Tuesday, October 9, 2012

The Morning Cloud-2012

I never tire of painting clouds. They are always interesting. The layer of stratocumulus on the western horizon was still convective even after a long October night. I suspect cloud top cooling was the main contributor to the cumulus cloud tops. I was very faithful to the cloud and sky colours. The autumn colours are probably at their peak.  The cold air mass was certainly unstable so by 10 am the sky was overcast with daytime heating cumulus and stratocumulus. By noon the cloud bases had shot through the cloud tops since the cold air mass was quite dry. It was mainly sunny again! This is a typical progression for a cold air mass.

Tom's Zeppelins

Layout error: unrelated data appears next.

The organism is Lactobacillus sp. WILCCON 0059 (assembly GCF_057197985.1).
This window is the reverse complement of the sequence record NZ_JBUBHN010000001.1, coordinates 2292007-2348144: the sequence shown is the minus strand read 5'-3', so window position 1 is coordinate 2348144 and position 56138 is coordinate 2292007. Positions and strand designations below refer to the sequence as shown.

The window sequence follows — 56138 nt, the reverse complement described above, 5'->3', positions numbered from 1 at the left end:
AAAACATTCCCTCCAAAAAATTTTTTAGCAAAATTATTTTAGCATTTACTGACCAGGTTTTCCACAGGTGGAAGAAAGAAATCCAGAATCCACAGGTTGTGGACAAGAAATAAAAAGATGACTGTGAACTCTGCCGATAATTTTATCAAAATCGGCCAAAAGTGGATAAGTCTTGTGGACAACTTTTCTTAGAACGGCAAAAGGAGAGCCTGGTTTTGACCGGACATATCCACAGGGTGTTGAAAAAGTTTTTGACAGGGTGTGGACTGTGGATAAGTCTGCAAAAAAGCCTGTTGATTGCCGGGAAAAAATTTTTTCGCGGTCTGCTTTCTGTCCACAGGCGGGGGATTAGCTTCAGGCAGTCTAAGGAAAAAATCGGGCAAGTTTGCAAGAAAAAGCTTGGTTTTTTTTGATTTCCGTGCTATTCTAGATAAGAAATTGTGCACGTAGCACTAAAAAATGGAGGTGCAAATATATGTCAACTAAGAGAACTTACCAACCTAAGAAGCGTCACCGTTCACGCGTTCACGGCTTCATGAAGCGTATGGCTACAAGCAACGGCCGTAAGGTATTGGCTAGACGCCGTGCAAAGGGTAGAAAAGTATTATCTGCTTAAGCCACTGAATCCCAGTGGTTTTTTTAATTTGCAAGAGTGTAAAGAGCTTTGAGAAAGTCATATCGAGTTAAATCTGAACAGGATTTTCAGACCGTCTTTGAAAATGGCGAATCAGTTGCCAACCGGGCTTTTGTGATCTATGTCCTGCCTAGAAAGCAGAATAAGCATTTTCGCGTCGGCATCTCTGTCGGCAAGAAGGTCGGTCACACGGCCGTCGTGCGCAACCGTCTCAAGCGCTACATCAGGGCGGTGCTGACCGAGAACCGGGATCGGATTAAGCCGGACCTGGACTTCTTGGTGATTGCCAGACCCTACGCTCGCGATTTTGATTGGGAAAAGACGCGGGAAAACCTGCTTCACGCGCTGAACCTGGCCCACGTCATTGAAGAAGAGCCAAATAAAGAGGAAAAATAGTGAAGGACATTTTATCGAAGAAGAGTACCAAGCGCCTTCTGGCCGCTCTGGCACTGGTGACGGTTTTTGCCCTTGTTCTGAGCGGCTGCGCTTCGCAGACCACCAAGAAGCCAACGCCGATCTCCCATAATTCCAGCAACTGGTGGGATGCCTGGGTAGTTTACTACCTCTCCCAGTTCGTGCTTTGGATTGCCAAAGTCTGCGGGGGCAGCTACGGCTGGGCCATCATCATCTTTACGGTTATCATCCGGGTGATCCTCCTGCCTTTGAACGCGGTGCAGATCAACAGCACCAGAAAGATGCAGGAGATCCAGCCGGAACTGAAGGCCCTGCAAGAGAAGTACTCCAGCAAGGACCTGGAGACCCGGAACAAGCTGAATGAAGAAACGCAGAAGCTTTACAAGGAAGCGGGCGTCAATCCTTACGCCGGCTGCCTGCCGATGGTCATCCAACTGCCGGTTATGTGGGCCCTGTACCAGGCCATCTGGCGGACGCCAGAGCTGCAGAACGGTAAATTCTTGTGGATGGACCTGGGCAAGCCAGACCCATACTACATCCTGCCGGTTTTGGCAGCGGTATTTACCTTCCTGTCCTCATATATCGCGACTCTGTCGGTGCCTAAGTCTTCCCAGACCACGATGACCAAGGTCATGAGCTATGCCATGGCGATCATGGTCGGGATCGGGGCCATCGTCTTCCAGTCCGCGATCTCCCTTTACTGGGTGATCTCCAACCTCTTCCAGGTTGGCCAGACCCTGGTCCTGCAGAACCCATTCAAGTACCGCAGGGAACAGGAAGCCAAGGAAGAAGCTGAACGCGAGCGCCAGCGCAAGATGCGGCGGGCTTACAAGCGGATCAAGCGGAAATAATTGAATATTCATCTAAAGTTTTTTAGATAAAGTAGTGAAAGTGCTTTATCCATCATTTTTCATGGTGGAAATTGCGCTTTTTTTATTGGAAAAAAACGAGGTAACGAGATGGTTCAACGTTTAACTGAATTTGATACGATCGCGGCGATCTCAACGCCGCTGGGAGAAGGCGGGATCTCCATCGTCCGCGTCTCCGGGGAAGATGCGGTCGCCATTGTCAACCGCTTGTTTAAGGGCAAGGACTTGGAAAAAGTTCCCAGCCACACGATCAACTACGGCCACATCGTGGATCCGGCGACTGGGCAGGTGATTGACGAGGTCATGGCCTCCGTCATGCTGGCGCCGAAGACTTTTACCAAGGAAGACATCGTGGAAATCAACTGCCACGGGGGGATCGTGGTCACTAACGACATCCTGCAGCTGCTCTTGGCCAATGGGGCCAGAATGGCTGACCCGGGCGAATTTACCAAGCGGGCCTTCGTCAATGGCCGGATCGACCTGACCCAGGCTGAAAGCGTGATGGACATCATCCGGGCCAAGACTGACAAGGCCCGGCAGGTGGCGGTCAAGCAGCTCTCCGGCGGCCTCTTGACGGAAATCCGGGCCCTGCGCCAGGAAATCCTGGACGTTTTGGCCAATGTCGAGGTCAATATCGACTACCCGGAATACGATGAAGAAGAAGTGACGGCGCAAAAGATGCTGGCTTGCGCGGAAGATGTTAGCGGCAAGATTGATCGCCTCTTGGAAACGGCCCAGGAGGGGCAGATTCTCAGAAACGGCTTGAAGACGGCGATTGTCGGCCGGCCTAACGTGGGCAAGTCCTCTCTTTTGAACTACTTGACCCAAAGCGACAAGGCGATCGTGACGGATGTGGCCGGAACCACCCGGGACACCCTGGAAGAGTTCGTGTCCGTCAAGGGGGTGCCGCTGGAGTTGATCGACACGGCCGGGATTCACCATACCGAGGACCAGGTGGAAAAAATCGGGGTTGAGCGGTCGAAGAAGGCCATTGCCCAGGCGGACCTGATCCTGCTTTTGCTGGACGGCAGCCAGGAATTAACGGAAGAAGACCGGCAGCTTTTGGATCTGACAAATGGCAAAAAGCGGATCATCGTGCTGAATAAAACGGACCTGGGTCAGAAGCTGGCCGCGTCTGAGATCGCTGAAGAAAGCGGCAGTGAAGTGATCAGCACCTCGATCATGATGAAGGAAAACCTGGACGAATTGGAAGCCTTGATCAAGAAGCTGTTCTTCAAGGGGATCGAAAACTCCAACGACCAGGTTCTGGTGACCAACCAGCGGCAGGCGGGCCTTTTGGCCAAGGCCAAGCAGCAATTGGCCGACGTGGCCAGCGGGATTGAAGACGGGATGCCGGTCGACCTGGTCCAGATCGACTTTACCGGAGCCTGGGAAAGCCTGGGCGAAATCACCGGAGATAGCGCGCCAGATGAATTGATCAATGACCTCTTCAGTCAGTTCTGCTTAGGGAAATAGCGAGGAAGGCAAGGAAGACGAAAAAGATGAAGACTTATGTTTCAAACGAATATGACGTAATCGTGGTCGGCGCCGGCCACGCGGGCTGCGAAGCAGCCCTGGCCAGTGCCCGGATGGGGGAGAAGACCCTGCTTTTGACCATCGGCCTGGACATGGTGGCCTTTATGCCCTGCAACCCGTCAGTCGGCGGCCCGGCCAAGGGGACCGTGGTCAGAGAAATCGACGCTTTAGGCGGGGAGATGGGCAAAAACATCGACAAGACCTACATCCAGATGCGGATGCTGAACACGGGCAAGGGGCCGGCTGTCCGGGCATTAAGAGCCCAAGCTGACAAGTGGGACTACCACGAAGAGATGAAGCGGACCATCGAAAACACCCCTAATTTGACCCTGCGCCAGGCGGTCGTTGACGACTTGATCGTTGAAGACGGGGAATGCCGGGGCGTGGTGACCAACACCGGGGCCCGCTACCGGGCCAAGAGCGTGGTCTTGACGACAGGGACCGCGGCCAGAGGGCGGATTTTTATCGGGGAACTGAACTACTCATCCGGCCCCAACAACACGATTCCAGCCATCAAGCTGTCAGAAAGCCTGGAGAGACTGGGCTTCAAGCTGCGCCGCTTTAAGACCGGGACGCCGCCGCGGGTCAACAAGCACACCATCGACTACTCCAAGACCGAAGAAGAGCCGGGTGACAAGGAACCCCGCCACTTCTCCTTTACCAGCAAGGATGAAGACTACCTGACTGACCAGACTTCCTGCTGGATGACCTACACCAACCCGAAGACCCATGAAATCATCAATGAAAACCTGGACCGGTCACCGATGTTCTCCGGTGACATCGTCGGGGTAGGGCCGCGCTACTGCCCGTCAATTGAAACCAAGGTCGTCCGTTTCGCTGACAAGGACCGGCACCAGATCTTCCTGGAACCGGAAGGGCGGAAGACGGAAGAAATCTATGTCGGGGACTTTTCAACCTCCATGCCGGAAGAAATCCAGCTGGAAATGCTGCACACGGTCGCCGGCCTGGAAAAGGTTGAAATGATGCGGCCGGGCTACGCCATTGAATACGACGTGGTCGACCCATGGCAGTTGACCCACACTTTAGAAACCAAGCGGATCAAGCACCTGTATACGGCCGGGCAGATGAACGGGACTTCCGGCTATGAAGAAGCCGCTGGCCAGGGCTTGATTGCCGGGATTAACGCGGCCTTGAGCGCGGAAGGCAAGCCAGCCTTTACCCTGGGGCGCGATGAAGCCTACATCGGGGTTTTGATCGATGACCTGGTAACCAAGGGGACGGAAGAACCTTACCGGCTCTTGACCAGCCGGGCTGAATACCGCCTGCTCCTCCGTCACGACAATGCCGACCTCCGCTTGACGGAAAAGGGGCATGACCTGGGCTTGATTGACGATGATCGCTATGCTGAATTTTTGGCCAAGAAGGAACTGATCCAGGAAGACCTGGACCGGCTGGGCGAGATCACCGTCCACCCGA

I am painting "copies" of Tom Thomson's pieces that I plan to discuss in my coming book "Tom Thomson Was A Weatherman". I have been advised that this is fine to do it this way and the process of getting premissions from the various galleries has now gone into months. The paint flowed. On close examination Tom's brush strokes were really fast and furious. It would have been dark as well and tough to see either by lantern light or the light of the full moon. His brush picked up paint from either side of his stroke and blended them together. There were really not many double strokes so the colours still remained relatively unmixed. The colours were different on the computer image I looked at on the laptop and the book version. As a result I didn't worry much about matching the colours exactly. It is a good exercise to paint copies of each of Tom's paintings that I wish to use in my book. It really forces me toe examine each stroke and to discern more clues hidden in plain sight. I discovered another more subtle example of conditional symmetric instability (CSI) on the left edge of the painting. I even painted "Rigel" in the spot it would appear if there were no clouds. Tom has a flick of white paint in about the same spot and it made me wonder whether he played the same joke and laid the star on top of the transient cloud that could have moved out of the way of the star as he painted. This fleck of white paint is possible especially if Tom's sense of humour is like mine. No one will ever know for certain.